Self-documented data were obtained on individual demographics including age, sex, body mass index (BMI), race, ethnicity, history of medical diseases, concomitant medications, COVID-19 symptoms, the status of vaccination, and responses to questionnaires distributed for assessing the quality of life.
Among the study participants, 59% were female with a median age of 48 years and 84% were fully vaccinated against COVID-19. In both groups, the median duration for sustained recovery from COVID-19 was 11 days.
The median dose of ivermectin was 498 μg/kg/day. In the large vaccinated outpatient population, the posterior probability for benefit using ivermectin was 0.7 for the primary outcome of time to COVID-19 recovery. The posterior probability of reduction of COVID-19 symptom duration by one or more days using ivermectin was less than 0.10% with an HR value of 1.0.
Among ivermectin-treated individuals, 6% were admitted to hospitals, died, or visited the emergency department as compared to 36 placebo-treated individuals with an HR 1.0. Among ivermectin-treated individuals, four were hospitalized and one died. The number of corresponding individuals was two and zero among placebo-treated individuals.
The team did not commonly observe adverse events in any group. Adverse events documented more than two times following ivermectin treatment included cognitive impairments, blurring of vision, increased sensitivity to light, dizziness, asthma, and photophobia. The death of an ivermectin-treated individual was documented as occurring by accident and was not associated with COVID-19 or ivermectin use.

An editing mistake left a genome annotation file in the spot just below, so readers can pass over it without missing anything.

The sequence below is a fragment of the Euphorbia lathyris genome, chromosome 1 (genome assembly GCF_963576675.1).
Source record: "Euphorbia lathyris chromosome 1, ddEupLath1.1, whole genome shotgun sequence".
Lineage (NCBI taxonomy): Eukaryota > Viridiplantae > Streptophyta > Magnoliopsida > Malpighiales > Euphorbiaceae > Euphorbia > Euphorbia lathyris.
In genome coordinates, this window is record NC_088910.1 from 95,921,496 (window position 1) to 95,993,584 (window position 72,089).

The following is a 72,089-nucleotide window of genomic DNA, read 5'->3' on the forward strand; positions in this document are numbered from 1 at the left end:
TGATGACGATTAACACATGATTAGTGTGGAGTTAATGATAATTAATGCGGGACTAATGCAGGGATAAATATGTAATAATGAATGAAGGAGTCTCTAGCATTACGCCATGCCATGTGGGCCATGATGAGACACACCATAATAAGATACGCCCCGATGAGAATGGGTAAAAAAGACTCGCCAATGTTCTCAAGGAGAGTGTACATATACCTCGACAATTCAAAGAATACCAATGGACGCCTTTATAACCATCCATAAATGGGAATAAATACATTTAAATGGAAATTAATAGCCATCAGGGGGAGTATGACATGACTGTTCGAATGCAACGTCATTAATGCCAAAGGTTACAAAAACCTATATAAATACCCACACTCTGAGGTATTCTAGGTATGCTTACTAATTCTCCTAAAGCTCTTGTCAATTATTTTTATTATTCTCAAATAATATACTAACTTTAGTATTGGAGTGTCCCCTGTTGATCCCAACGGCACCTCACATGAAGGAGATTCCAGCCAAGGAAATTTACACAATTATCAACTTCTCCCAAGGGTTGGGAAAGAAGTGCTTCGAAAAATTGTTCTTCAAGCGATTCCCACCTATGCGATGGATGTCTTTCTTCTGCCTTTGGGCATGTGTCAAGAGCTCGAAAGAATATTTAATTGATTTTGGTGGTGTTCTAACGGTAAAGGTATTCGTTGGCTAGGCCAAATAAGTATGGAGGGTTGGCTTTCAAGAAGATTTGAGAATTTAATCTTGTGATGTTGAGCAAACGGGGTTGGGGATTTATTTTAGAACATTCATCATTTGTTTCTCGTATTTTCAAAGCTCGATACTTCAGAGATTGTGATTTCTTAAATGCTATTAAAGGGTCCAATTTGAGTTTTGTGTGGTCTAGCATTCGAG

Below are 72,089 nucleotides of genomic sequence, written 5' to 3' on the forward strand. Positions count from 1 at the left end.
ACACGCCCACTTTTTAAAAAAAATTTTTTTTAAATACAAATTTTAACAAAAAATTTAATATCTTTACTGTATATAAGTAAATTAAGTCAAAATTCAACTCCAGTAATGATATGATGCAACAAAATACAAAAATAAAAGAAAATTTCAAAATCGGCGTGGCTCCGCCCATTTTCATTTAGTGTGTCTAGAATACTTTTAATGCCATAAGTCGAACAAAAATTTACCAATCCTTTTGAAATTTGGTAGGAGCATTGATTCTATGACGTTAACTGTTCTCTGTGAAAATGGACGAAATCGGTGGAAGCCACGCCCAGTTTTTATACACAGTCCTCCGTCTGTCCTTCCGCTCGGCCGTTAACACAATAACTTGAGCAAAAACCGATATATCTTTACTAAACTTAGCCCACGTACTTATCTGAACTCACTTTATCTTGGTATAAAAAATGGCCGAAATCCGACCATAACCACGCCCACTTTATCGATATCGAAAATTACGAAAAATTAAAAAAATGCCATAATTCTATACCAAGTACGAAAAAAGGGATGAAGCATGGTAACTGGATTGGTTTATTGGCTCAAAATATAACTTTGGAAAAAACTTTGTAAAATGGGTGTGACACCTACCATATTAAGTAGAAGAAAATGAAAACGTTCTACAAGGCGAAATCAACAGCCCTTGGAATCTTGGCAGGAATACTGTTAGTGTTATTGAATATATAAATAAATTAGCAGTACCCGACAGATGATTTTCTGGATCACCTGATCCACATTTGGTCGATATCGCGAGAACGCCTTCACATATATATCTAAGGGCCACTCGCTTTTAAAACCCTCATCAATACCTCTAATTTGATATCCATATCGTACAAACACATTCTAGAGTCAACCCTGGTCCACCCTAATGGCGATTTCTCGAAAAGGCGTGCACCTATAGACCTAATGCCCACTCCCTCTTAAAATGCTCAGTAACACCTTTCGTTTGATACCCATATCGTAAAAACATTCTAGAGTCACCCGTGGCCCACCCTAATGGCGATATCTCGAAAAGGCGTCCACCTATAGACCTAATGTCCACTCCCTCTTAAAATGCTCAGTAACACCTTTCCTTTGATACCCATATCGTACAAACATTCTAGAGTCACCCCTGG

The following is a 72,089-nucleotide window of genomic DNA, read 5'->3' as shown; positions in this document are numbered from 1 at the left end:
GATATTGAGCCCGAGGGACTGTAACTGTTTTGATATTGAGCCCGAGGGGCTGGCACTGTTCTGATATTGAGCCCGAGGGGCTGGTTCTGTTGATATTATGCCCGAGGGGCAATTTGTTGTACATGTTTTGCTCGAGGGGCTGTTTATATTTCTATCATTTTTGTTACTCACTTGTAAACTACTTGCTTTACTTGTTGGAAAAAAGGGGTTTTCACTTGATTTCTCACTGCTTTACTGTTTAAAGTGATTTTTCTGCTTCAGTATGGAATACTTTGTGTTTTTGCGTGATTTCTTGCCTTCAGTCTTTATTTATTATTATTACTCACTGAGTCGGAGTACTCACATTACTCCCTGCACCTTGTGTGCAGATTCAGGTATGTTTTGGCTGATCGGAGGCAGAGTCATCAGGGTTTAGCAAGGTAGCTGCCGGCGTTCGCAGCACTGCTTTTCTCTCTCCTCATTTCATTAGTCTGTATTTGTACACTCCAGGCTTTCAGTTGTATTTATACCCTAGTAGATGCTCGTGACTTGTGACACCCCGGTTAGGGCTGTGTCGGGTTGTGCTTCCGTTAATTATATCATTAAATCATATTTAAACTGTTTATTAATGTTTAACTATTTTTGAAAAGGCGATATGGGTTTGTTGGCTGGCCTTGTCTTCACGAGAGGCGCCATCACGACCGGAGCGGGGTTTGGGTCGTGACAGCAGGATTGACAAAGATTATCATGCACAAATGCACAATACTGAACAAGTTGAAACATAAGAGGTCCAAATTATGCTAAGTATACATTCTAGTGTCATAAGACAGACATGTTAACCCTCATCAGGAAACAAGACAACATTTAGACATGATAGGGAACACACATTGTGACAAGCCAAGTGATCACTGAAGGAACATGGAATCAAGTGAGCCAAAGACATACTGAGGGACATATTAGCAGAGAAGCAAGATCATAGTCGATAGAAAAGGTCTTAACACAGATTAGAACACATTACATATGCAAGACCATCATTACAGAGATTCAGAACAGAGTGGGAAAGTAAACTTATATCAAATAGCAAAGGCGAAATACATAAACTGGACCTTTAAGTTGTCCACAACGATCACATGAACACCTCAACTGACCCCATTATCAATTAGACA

The difference in the duration spent feeling sick due to COVID-19 was estimated as three hours and 20 minutes faster with ivermectin as compared to the placebo. The COVID-19 clinical progression scale scores at weeks one, two, and four could not meet predetermined threshold values for therapeutic benefit from ivermectin.
Overall, the study findings showed that ivermectin at a maximum dose of 600/μg/kg/day treatment for six days did not reduce the duration of sustained COVID-19 recovery among mild-to-moderate outpatients with SARS-CoV-2 Omicron variant infections. Taken together, these data do not support the use of in treating individuals with mild-to-moderate SARS-CoV-2 infections.
- Naggie, S., Boulware, D. R., Lindsell, C. J., et al. (2023). Effect of Higher-Dose Ivermectin for 6 Days vs Placebo on Time to Sustained Recovery in Outpatients With COVID-19 A Randomized Clinical Trial. JAMA. doi:10.1001/jama.2023.1650.
Posted in: Medical Science News | Medical Research News | Medical Condition News | Disease/Infection News | Healthcare News | Pharmaceutical News
Tags: Antibodies, Antigen, Assay, Asthma, Body Mass Index, Clinical Trial, Coronavirus, covid-19, Drugs, Efficacy, Hospital, Ivermectin, Omicron, Photophobia, Placebo, Polymerase, Polymerase Chain Reaction, Research, Respiratory, SARS, SARS-CoV-2, Severe Acute Respiratory, Severe Acute Respiratory Syndrome, Syndrome
Pooja Toshniwal Paharia
Dr. based clinical-radiological diagnosis and management of oral lesions and conditions and associated maxillofacial disorders.